New England Patriots tight end Rob Gronkowski reportedly plans to "take his time" returning from knee surgery. The Pro Bowler isn't willing to risk reinjuring himself and could sit out even longer than he did last season, Mike Freeman of Bleacher Report writes. There also could be another factor to making a slow return: Money.
Gronkowski tore both his ACL and MCL in his knee on December 8 against the Cleveland Browns. It was just his seventh game back after missing the first six games of the season while recovering from back surgery.
His six-game absence last season drew criticism from some anonymous teammates, and he may draw criticism again for his reported plan to make an even slower return.
"It was reported this week that New England tight end Rob Gronkowski is moving along just fine in his recovery from a torn ACL and MCL. That's all well and good, but a source close to him told me that the star player will 'take his time and then take more time,'" Freeman wrote on Wednesday. "... I'm told he might even take more time, and be more patient, than ever before."
Being cautious with his return makes sense for the longevity of his career, and nobody can fault him for it. But another factor in Gronkowski taking his time returning could be money.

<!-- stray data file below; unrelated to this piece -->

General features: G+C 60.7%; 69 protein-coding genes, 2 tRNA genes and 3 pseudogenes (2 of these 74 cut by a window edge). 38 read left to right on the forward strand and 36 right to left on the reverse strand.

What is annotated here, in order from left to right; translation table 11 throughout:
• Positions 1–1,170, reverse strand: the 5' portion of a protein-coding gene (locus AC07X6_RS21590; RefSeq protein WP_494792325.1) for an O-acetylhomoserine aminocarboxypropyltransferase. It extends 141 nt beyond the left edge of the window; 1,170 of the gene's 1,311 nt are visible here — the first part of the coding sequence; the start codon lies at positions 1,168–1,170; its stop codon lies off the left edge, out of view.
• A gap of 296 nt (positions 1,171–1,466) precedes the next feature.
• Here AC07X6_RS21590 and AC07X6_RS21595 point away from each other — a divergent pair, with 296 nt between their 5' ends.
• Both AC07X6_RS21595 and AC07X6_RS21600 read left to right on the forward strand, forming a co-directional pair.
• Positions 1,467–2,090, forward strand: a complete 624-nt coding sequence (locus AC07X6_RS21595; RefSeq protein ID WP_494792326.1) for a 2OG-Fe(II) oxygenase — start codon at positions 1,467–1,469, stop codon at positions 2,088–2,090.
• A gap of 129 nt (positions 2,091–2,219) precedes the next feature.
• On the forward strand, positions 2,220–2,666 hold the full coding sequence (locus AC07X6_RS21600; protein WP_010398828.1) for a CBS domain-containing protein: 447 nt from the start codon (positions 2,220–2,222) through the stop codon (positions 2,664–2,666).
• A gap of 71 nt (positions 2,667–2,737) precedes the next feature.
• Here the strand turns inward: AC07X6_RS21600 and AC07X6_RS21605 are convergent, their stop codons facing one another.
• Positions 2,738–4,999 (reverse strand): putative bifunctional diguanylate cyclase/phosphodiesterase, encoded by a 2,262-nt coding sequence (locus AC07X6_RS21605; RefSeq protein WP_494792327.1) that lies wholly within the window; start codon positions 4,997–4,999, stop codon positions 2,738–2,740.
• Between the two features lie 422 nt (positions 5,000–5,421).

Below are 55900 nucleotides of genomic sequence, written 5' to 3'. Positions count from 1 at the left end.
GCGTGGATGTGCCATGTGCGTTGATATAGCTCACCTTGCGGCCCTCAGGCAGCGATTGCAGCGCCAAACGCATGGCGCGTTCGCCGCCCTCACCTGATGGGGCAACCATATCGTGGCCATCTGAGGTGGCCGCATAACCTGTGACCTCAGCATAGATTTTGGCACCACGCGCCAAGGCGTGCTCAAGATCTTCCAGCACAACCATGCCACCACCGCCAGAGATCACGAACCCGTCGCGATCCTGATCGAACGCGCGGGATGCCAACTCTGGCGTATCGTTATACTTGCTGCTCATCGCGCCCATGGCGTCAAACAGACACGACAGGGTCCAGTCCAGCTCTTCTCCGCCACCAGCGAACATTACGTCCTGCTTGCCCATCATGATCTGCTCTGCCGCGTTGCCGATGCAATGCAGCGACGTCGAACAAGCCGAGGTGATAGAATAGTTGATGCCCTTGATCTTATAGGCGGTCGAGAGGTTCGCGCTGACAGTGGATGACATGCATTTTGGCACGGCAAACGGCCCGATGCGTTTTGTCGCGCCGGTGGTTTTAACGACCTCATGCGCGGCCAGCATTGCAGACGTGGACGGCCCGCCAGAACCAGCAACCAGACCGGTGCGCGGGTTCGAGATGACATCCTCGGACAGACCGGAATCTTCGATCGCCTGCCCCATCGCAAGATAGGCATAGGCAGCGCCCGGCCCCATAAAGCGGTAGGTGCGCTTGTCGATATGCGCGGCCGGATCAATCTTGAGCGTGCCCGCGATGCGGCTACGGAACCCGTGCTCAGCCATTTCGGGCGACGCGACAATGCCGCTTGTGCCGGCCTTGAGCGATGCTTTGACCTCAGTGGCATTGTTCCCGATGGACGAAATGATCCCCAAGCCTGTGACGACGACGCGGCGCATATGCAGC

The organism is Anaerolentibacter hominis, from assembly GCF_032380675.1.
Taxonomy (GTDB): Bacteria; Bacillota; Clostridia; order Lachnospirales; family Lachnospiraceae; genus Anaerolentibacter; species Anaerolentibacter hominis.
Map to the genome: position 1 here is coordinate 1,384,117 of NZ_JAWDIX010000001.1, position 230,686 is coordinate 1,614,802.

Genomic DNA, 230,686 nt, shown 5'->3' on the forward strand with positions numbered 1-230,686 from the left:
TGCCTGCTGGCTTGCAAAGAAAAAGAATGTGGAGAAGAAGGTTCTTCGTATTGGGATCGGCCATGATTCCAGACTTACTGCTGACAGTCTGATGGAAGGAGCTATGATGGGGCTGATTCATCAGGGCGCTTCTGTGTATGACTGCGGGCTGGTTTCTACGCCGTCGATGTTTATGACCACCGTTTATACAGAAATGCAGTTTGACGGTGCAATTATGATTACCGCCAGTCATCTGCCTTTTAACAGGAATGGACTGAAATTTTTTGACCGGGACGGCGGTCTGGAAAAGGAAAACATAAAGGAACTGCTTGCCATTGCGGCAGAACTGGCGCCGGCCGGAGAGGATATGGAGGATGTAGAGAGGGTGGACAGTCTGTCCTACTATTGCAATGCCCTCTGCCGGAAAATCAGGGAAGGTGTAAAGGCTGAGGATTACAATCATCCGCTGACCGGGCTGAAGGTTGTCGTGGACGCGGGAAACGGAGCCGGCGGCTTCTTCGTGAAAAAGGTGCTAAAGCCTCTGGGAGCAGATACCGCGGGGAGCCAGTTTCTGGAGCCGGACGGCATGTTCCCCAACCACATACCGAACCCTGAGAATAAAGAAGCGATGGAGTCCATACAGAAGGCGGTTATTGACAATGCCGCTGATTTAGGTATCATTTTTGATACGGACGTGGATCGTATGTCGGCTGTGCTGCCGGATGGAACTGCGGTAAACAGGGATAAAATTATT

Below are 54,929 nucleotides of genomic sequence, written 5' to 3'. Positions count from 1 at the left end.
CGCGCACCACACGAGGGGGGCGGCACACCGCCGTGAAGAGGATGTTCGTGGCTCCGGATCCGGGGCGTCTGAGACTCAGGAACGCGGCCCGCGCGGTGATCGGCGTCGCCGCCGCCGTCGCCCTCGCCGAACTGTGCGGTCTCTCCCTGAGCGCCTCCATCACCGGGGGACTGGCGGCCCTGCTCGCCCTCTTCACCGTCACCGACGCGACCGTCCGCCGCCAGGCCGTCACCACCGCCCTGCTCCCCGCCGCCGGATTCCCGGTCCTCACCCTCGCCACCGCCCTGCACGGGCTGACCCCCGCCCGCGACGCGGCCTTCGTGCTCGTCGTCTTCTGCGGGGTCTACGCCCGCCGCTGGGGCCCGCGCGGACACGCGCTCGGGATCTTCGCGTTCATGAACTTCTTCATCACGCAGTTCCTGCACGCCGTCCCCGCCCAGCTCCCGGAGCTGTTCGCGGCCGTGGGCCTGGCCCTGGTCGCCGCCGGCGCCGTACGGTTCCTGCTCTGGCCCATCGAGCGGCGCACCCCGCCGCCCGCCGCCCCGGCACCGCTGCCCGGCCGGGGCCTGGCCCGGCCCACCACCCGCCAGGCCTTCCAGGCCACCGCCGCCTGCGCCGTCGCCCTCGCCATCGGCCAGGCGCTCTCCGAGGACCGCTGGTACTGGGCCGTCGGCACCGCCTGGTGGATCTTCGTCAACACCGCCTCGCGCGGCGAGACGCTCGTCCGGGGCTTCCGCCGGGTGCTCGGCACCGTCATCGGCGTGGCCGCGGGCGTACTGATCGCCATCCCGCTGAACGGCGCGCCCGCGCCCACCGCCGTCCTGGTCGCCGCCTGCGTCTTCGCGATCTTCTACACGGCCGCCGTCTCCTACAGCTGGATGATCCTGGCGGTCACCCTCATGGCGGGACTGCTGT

Returning too soon and suffering another major injury that carries over into the offseason could cost Gronkowski, whose contract becomes unguaranteed at that point.
"The key is 2015. Gronkowski's $4.75 million base salary is fully guaranteed, but only if he's on the team on the fifth day of the 2015 league year (sometime in mid-March)," Ben Volin of the Boston Globe wrote on Oct. 14. "If he's not an effective player anymore, the Patriots can cut him and save $5.35 million in cap space for the 2015 season."
Gronkowski, 24, has already had six surgeries -- one on his knee, one on his back and four on his left forearm -- in less than two years.